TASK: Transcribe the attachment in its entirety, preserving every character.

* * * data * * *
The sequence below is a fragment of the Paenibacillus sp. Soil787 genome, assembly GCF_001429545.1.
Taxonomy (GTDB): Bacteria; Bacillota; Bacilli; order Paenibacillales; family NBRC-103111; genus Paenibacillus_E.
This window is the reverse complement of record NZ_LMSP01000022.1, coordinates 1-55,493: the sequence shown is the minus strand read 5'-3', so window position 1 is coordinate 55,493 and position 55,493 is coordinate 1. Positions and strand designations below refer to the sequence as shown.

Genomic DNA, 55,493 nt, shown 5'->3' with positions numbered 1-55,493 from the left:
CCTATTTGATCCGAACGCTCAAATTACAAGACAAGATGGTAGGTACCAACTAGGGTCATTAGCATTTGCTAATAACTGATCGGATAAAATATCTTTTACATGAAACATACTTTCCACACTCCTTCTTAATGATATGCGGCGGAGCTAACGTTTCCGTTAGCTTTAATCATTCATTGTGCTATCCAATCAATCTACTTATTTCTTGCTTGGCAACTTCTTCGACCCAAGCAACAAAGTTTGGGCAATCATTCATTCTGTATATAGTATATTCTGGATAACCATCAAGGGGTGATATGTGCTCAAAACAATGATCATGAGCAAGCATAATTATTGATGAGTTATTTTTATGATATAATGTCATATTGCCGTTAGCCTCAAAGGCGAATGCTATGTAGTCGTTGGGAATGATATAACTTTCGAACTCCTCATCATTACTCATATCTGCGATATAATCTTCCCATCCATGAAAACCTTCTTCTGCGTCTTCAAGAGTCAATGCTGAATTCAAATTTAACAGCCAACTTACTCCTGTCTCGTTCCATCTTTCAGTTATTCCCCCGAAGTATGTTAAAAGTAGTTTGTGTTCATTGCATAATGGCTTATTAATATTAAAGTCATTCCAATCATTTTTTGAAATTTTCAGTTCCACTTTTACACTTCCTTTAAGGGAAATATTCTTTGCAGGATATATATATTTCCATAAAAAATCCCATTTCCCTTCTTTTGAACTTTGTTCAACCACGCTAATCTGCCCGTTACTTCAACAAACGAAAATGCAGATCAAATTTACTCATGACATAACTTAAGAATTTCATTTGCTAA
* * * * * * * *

The sequence below is a fragment of the Paenibacillus sp. Soil787 genome, assembly GCF_001429545.1.
Taxonomy (GTDB): Bacteria; Bacillota; Bacilli; order Paenibacillales; family NBRC-103111; genus Paenibacillus_E.
This window is the reverse complement of record NZ_LMSP01000022.1, coordinates 1-55,493: the sequence shown is the minus strand read 5'-3', so window position 1 is coordinate 55,493 and position 55,493 is coordinate 1. Positions and strand designations below refer to the sequence as shown.

Genomic DNA, 55,493 nt, shown 5'->3' with positions numbered 1-55,493 from the left:
CCTATTTGATCCGAACGCTCAAATTACAAGACAAGATGGTAGGTACCAACTAGGGTCATTAGCATTTGCTAATAACTGATCGGATAAAATATCTTTTACATGAAACATACTTTCCACACTCCTTCTTAATGATATGCGGCGGAGCTAACGTTTCCGTTAGCTTTAATCATTCATTGTGCTATCCAATCAATCTACTTATTTCTTGCTTGGCAACTTCTTCGACCCAAGCAACAAAGTTTGGGCAATCATTCATTCTGTATATAGTATATTCTGGATAACCATCAAGGGGTGATATGTGCTCAAAACAATGATCATGAGCAAGCATAATTATTGATGAGTTATTTTTATGATATAATGTCATATTGCCGTTAGCCTCAAAGGCGAATGCTATGTAGTCGTTGGGAATGATATAACTTTCGAACTCCTCATCATTACTCATATCTGCGATATAATCTTCCCATCCATGAAAACCTTCTTCTGCGTCTTCAAGAGTCAATGCTGAATTCAAATTTAACAGCCAACTTACTCCTGTCTCGTTCCATCTTTCAGTTATTCCCCCGAAGTATGTTAAAAGTAGTTTGTGTTCATTGCATAATGGCTTATTAATATTAAAGTCATTCCAATCATTTTTTGAAATTTTCAGTTCCACTTTTACACTTCCTTTAAGGGAAATATTCTTTGCAGGATATATATATTTCCATAAAAAATCCCATTTCCCTTCTTTTGAACTTTGTTCAACCACGCTAATCTGCCCGTTACTTCAACAAACGAAAATGCAGATCAAATTTACTCATGACATAACTTAAGAATTTCATTTGCTAA